WASHINGTON May 31 President Barack Obama kicked
off a campaign to promote new restrictions on U.S. power plant
emissions on Saturday by tying the fight against climate change
with efforts to promote better health for children and the
In his weekly radio address, Obama said the United States
had to do more to reduce carbon emissions so that children
suffering from asthma and other related ailments did not face
further problems as a result of polluted air.
His argument was a preview of the case that his
administration will make in the coming weeks after the
Environmental Protection Agency (EPA) on Monday unveils new
rules limiting carbon dioxide emissions from existing U.S. power
plants across the country.
Although the rules are intended to help Washington meet
international obligations to reduce U.S. greenhouse gas
emissions blamed for global warming, the White House's focus on
human health benefits is part of a sales pitch to drum up
support from the American public.
Obama recorded his address at a medical center in
Washington, where children with asthma were treated.
"Often, these illnesses are aggravated by air pollution,
pollution from the same sources that release carbon and
contribute to climate change," he said. "And for the sake of all
our kids, we've got to do more to reduce it."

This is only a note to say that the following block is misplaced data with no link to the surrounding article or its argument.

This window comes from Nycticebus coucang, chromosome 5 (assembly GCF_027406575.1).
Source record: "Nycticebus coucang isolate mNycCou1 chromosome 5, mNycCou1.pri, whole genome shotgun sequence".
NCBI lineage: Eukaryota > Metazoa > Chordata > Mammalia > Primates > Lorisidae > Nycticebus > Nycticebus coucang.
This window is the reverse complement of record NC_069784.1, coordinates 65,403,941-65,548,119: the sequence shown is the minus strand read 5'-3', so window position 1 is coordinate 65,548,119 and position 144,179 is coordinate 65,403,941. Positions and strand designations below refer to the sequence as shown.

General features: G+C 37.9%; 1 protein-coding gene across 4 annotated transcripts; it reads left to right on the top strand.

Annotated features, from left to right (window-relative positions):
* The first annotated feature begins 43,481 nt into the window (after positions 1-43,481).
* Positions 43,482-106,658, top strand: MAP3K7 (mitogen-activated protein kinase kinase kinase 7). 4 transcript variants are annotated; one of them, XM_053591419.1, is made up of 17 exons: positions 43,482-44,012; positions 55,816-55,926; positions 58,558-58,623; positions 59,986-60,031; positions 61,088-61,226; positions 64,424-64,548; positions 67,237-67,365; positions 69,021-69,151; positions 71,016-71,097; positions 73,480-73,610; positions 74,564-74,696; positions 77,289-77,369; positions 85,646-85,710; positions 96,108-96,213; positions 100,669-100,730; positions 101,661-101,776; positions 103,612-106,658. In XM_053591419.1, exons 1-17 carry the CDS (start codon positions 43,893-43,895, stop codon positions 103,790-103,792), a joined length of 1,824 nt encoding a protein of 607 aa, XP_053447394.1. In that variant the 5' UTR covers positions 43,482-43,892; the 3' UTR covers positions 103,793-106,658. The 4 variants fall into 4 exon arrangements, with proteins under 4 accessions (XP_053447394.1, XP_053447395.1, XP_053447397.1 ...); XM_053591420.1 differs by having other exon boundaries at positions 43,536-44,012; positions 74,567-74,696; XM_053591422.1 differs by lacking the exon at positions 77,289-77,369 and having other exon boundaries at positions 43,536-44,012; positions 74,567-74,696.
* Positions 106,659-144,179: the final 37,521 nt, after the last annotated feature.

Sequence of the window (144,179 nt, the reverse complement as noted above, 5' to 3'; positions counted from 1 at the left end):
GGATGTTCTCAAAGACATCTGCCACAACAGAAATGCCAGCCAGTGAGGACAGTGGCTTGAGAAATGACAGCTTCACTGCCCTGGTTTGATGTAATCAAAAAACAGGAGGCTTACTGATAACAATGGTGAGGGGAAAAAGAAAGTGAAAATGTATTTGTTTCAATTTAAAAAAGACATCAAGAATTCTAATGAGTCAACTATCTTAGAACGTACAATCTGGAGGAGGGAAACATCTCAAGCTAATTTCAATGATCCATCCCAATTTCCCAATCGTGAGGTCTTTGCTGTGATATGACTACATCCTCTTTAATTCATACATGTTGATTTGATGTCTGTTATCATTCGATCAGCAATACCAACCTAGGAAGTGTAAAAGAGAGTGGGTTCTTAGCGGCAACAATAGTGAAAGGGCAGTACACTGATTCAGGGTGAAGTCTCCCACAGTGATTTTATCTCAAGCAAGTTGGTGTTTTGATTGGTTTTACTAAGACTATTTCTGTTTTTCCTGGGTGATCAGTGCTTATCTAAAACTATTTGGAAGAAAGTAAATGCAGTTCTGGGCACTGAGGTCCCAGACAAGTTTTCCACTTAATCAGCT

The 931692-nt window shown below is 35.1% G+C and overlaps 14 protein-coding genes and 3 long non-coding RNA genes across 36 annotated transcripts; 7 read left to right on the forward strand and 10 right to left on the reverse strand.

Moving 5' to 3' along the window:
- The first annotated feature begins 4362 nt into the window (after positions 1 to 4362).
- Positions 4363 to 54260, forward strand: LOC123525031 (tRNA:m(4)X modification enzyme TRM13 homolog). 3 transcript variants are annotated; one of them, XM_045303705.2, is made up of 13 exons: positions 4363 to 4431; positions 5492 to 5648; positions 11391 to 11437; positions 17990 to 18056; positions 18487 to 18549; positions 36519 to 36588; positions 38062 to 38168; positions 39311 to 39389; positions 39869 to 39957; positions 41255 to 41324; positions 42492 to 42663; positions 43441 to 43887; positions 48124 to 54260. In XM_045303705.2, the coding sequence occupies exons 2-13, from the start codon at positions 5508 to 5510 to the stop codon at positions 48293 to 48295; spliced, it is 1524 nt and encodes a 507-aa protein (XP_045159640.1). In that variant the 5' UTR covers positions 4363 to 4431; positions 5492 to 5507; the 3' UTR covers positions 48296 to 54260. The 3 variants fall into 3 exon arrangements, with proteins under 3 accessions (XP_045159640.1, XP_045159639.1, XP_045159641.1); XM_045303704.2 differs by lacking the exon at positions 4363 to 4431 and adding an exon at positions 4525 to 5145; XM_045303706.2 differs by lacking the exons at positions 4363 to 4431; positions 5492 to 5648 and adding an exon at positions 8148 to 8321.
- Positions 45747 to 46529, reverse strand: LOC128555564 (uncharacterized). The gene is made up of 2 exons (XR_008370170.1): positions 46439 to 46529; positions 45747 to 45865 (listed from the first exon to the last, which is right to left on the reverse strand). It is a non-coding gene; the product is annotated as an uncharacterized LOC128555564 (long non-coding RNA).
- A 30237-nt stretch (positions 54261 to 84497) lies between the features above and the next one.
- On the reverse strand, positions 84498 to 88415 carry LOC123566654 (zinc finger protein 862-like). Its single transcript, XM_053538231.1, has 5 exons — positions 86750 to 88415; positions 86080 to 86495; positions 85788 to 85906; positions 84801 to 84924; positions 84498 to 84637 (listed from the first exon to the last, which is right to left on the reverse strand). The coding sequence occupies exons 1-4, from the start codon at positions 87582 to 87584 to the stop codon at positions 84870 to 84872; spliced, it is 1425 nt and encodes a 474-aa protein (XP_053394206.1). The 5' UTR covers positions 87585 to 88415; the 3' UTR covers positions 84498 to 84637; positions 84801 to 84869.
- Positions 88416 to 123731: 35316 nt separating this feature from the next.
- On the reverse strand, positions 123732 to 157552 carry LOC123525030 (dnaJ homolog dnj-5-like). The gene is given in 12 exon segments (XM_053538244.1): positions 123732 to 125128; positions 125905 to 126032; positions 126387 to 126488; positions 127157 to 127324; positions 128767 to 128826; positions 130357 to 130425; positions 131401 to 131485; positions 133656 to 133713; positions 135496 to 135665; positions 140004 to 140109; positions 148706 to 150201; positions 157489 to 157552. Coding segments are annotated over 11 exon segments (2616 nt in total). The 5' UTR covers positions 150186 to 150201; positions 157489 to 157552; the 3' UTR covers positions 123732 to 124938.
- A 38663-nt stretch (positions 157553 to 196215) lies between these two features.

Obama noted that roughly 40 percent of U.S. carbon emissions
stemmed from power plants that previously faced no restrictions.
"We limit the amount of toxic chemicals like mercury,
sulfur, and arsenic that power plants put in our air and water,
but they can dump unlimited amounts of carbon pollution into the
air," he said. "It's not smart, it's not safe, and it doesn't
Fighting climate change could become one of the top domestic
policy achievements of the president's second term and getting
public support is critical as the White House prepares for an
onslaught of criticism from industry and Republicans.
"Now, special interests and their allies in Congress will
claim that these guidelines will kill jobs and crush the
economy. Let's face it, that's what they always say," Obama
said, noting that such "cynics" were consistently wrong.
"They warned that doing something about the smog choking our
cities, and acid rain poisoning our lakes, would kill
business. It didn't. Our air got cleaner, acid rain was cut
dramatically and our economy kept growing."
Obama said the new guidelines would reduce smog and soot
that threaten vulnerable populations such as the young and the
aged and he said up to 100,000 asthma attacks and 2,100 heart
attacks would be avoided in the first year the standards went
Obama, who departs Washington for a trip to Europe on
Monday, will not be present for the unveiling of the proposed
rules by EPA Administrator Gina McCarthy.
The radio address, recorded on Friday, was designed to put
his stamp on the rules before her official announcement.
(Editing by Matt Driskill)